A family who lost three people in a horrific car crash near Waverley almost exactly a year ago say its time for the government to stop dragging its feet on roadside drug testing.
Their call comes after coroner Tim Scott released his report into the crash today, and added his voice to what he described as a "groundswell" of support for such testing.
Shelley Porteous says her family is one of about 70 who have lost a loved one to a drug-impaired driver in New Zealand last year.
Her husband, Len, lost his parents Ian and Rosalie Porteous and an aunt, Ora Keene, when a car driven by Jeremy Thompson crossed the centre line and crashed into the vehicle they were travelling in, a couple of kilometres north of Waverley.
Four other people died including two children, one of whom was Mr Thompson's baby girl - Shady.
The sole survivor of the crash, Ani Nohinohi, told a coronial hearing that Mr Thompson - her partner - had smoked at least three cones of synthetic cannabis before the crash, and he was described as being "way gone" by a staff member at a Hawera McDonald's restaurant drive-through.
He was later found to have traces of THC and two chemicals linked to synthetic drugs in his blood.
Ms Porteous said she believed that if roadside drug testing had been in place her family members might still be alive.
"The driver of the other vehicle had 100 demerit points so he'd obviously been pulled up by police before. We just feel that if there was wider testing in place then possibly he might not have been on the roads that day.
"It's just needless deaths that don't need to happen on our roads."
Ms Porteous said it was significant that Mr Scott had come out in favour of roadside drug testing.
"We were really pleased to see the coroner supports that. We think it's really, really important that this gets put in place.
"I guess we're just really frustrated with the government and we just want something done about it, and we don't want to see them delaying it and delaying it so more families have to go through what we're going through."
The government has called for public submissions on a discussion document on roadside drug testing.
The document discusses whether it will be possible to measure impairment or only the presence of a drug and whether synthetic drugs can be detected at all.
Moves to decriminalise cannabis also sit awkwardly in the background.
Ms Porteous said New Zealand should take its lead from overseas.
"I just think we are not the country pioneering this. So there's the UK, Australia has been doing it for 15 years, Canada does it.
"It can't be rocket science: get some experts in, get something put in place, put some timeframes in place for us so we know they do take this seriously and that something is being done."
Ms Porteous said Canadian police were given additional training so that when a swab returned a negative result they still had the confidence to take a driver off the road for further testing.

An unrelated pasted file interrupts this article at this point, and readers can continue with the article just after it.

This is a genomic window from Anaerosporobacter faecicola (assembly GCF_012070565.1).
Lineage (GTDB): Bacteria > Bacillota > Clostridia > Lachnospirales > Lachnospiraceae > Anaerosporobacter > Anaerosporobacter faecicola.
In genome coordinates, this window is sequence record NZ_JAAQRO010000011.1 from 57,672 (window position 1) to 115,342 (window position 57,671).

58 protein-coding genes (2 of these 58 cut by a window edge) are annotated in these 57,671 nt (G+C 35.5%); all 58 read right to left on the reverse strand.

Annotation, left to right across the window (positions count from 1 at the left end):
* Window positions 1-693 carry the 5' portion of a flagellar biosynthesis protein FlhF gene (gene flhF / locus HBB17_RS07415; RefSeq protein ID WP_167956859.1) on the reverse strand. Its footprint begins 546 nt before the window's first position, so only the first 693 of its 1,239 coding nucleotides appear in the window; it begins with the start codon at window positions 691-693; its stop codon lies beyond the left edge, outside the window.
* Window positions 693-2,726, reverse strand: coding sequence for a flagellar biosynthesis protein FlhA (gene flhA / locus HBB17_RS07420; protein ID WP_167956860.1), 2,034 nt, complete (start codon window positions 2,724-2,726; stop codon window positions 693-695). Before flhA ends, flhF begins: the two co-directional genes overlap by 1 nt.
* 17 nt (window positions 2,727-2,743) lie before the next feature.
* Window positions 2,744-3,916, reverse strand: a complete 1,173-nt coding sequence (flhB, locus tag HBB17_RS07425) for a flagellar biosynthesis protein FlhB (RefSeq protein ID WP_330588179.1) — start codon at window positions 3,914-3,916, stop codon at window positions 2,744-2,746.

Logan Porteous is Ian and Rosalie's youngest son.
Speaking from Melbourne, he said there were ways around the problem of roadside testing for synthetics, but often it went back to the lab for further tests.
"You know, maybe one in every 10 tests send it off to a lab and in the lab they can test for everything. So the people out there who are drug-driving and using synthetic cannabis - that will get picked up in a lab.
"On the side of the road with a swab it is limited, but in a lab more things can be tested and they'll be wondering 'am I going to be the one in 10?'"
Karen Dow - the mother of a man who was killed by a drug-impaired driver on New Year's Eve 2017 - presented a petition calling for roadside drug testing to Parliament in May, timed to coincide with what would have been her son's 25th birthday.
She said the government's discussion document was an unnecessary delay.
"It's really another stalling tactic. It's so airy-fairy, the whole document. It asks: which is the best way to approach this? Are people's rights being impinged? Is it time consuming? Is it costly? Is it this? Is it that?"
Ms Dow said the government should just get on with the job.
"Was there a discussion document put out to the public to implement seatbelts? No. Was there a discussion document put out to the public to implement child constraints? No, because it saves people's lives and the government decided that was the right thing to do.
"I see this as no different. It's not different from altering the speed limit or blood alcohol testing levels. It saves people's lives."
Ms Porteous said her family would not be able to put the deaths of Ian, Rosalie and Ora behind them until roadside drug testing was introduced.
"You know, this has been really tough on the family and it is really tough having to fight this. It's very emotional and we just want to move on, and we can't move on until the government says they are going to do something about it."
Ms Porteous said people should call *555 if people were driving dangerously.
"It's so important that they do that. Once they've done that they can carry on with their day and know that they have addressed it."
Submissions on the government's discussion document on roadside drug testing ended at 5pm today.